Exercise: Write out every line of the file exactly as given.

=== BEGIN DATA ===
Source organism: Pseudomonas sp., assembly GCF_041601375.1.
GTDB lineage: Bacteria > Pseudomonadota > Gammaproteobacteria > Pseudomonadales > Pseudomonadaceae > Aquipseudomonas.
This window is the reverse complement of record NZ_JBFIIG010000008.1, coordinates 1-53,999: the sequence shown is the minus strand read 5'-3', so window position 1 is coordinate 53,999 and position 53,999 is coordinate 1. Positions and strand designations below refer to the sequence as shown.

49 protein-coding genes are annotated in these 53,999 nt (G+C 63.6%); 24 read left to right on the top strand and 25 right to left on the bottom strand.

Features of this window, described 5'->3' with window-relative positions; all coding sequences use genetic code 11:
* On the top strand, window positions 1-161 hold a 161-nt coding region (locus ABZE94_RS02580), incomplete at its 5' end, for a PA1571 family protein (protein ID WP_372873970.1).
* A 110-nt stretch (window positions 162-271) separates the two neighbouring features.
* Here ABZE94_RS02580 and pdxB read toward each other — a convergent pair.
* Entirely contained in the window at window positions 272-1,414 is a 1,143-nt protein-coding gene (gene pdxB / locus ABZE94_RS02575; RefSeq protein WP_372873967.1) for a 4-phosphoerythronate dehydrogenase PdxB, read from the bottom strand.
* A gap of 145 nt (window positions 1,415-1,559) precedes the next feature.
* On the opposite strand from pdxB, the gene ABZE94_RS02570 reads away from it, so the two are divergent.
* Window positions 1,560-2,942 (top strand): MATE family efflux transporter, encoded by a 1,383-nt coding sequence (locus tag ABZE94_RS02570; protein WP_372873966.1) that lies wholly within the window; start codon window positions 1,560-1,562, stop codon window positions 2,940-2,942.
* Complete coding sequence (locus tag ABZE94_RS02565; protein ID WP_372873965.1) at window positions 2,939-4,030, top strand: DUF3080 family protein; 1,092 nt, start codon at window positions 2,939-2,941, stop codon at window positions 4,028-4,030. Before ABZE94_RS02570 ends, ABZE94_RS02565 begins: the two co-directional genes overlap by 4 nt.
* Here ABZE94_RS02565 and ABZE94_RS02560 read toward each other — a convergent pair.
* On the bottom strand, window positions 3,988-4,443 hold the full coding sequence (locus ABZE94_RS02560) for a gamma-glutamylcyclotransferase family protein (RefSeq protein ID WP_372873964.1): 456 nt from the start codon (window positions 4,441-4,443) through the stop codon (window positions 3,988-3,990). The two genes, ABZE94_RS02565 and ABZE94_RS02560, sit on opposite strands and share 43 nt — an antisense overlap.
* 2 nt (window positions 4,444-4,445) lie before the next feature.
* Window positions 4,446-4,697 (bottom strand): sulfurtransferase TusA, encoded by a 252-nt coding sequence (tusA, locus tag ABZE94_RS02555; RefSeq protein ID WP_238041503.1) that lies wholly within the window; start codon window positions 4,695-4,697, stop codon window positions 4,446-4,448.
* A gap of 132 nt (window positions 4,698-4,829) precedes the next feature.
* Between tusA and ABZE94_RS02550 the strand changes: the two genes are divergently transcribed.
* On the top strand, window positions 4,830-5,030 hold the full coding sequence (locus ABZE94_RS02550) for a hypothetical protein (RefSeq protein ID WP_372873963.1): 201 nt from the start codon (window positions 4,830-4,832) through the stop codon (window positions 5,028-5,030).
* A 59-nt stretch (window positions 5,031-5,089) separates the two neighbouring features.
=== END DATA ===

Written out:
Source organism: Pseudomonas sp., assembly GCF_041601375.1.
GTDB lineage: Bacteria > Pseudomonadota > Gammaproteobacteria > Pseudomonadales > Pseudomonadaceae > Aquipseudomonas.
This window is the reverse complement of record NZ_JBFIIG010000008.1, coordinates 1-53,999: the sequence shown is the minus strand read 5'-3', so window position 1 is coordinate 53,999 and position 53,999 is coordinate 1. Positions and strand designations below refer to the sequence as shown.

49 protein-coding genes are annotated in these 53,999 nt (G+C 63.6%); 24 read left to right on the top strand and 25 right to left on the bottom strand.

Features of this window, described 5'->3' with window-relative positions; all coding sequences use genetic code 11:
* On the top strand, window positions 1-161 hold a 161-nt coding region (locus ABZE94_RS02580), incomplete at its 5' end, for a PA1571 family protein (protein ID WP_372873970.1).
* A 110-nt stretch (window positions 162-271) separates the two neighbouring features.
* Here ABZE94_RS02580 and pdxB read toward each other — a convergent pair.
* Entirely contained in the window at window positions 272-1,414 is a 1,143-nt protein-coding gene (gene pdxB / locus ABZE94_RS02575; RefSeq protein WP_372873967.1) for a 4-phosphoerythronate dehydrogenase PdxB, read from the bottom strand.
* A gap of 145 nt (window positions 1,415-1,559) precedes the next feature.
* On the opposite strand from pdxB, the gene ABZE94_RS02570 reads away from it, so the two are divergent.
* Window positions 1,560-2,942 (top strand): MATE family efflux transporter, encoded by a 1,383-nt coding sequence (locus tag ABZE94_RS02570; protein WP_372873966.1) that lies wholly within the window; start codon window positions 1,560-1,562, stop codon window positions 2,940-2,942.
* Complete coding sequence (locus tag ABZE94_RS02565; protein ID WP_372873965.1) at window positions 2,939-4,030, top strand: DUF3080 family protein; 1,092 nt, start codon at window positions 2,939-2,941, stop codon at window positions 4,028-4,030. Before ABZE94_RS02570 ends, ABZE94_RS02565 begins: the two co-directional genes overlap by 4 nt.
* Here ABZE94_RS02565 and ABZE94_RS02560 read toward each other — a convergent pair.
* On the bottom strand, window positions 3,988-4,443 hold the full coding sequence (locus ABZE94_RS02560) for a gamma-glutamylcyclotransferase family protein (RefSeq protein ID WP_372873964.1): 456 nt from the start codon (window positions 4,441-4,443) through the stop codon (window positions 3,988-3,990). The two genes, ABZE94_RS02565 and ABZE94_RS02560, sit on opposite strands and share 43 nt — an antisense overlap.
* 2 nt (window positions 4,444-4,445) lie before the next feature.
* Window positions 4,446-4,697 (bottom strand): sulfurtransferase TusA, encoded by a 252-nt coding sequence (tusA, locus tag ABZE94_RS02555; RefSeq protein ID WP_238041503.1) that lies wholly within the window; start codon window positions 4,695-4,697, stop codon window positions 4,446-4,448.
* A gap of 132 nt (window positions 4,698-4,829) precedes the next feature.
* Between tusA and ABZE94_RS02550 the strand changes: the two genes are divergently transcribed.
* On the top strand, window positions 4,830-5,030 hold the full coding sequence (locus ABZE94_RS02550) for a hypothetical protein (RefSeq protein ID WP_372873963.1): 201 nt from the start codon (window positions 4,830-4,832) through the stop codon (window positions 5,028-5,030).
* A 59-nt stretch (window positions 5,031-5,089) separates the two neighbouring features.